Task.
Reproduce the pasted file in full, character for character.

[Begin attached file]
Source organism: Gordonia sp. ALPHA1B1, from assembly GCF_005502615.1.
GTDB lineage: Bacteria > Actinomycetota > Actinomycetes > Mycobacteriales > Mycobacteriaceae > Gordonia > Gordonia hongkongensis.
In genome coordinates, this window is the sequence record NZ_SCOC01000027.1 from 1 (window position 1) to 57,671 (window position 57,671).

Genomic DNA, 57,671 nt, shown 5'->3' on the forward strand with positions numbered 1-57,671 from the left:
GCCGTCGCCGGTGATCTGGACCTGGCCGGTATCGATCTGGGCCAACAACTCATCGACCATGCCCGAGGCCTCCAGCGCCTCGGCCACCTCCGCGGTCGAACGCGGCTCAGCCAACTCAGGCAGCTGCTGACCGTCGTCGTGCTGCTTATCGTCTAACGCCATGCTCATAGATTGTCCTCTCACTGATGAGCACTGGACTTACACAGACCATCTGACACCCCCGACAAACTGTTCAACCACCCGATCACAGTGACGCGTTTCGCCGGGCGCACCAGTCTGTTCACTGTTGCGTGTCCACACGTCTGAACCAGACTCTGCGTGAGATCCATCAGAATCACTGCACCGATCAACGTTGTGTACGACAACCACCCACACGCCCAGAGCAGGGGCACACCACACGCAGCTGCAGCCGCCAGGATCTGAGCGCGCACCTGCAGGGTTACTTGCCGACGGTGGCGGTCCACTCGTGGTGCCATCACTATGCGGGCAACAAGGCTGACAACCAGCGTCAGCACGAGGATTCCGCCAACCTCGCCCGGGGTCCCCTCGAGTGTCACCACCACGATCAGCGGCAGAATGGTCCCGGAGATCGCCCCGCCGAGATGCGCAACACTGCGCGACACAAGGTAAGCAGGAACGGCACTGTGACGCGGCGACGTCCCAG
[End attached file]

Source organism: Gordonia sp. ALPHA1B1, from assembly GCF_005502615.1.
GTDB lineage: Bacteria > Actinomycetota > Actinomycetes > Mycobacteriales > Mycobacteriaceae > Gordonia > Gordonia hongkongensis.
In genome coordinates, this window is the sequence record NZ_SCOC01000027.1 from 1 (window position 1) to 57,671 (window position 57,671).

Genomic DNA, 57,671 nt, shown 5'->3' on the forward strand with positions numbered 1-57,671 from the left:
GCCGTCGCCGGTGATCTGGACCTGGCCGGTATCGATCTGGGCCAACAACTCATCGACCATGCCCGAGGCCTCCAGCGCCTCGGCCACCTCCGCGGTCGAACGCGGCTCAGCCAACTCAGGCAGCTGCTGACCGTCGTCGTGCTGCTTATCGTCTAACGCCATGCTCATAGATTGTCCTCTCACTGATGAGCACTGGACTTACACAGACCATCTGACACCCCCGACAAACTGTTCAACCACCCGATCACAGTGACGCGTTTCGCCGGGCGCACCAGTCTGTTCACTGTTGCGTGTCCACACGTCTGAACCAGACTCTGCGTGAGATCCATCAGAATCACTGCACCGATCAACGTTGTGTACGACAACCACCCACACGCCCAGAGCAGGGGCACACCACACGCAGCTGCAGCCGCCAGGATCTGAGCGCGCACCTGCAGGGTTACTTGCCGACGGTGGCGGTCCACTCGTGGTGCCATCACTATGCGGGCAACAAGGCTGACAACCAGCGTCAGCACGAGGATTCCGCCAACCTCGCCCGGGGTCCCCTCGAGTGTCACCACCACGATCAGCGGCAGAATGGTCCCGGAGATCGCCCCGCCGAGATGCGCAACACTGCGCGACACAAGGTAAGCAGGAACGGCACTGTGACGCGGCGACGTCCCAG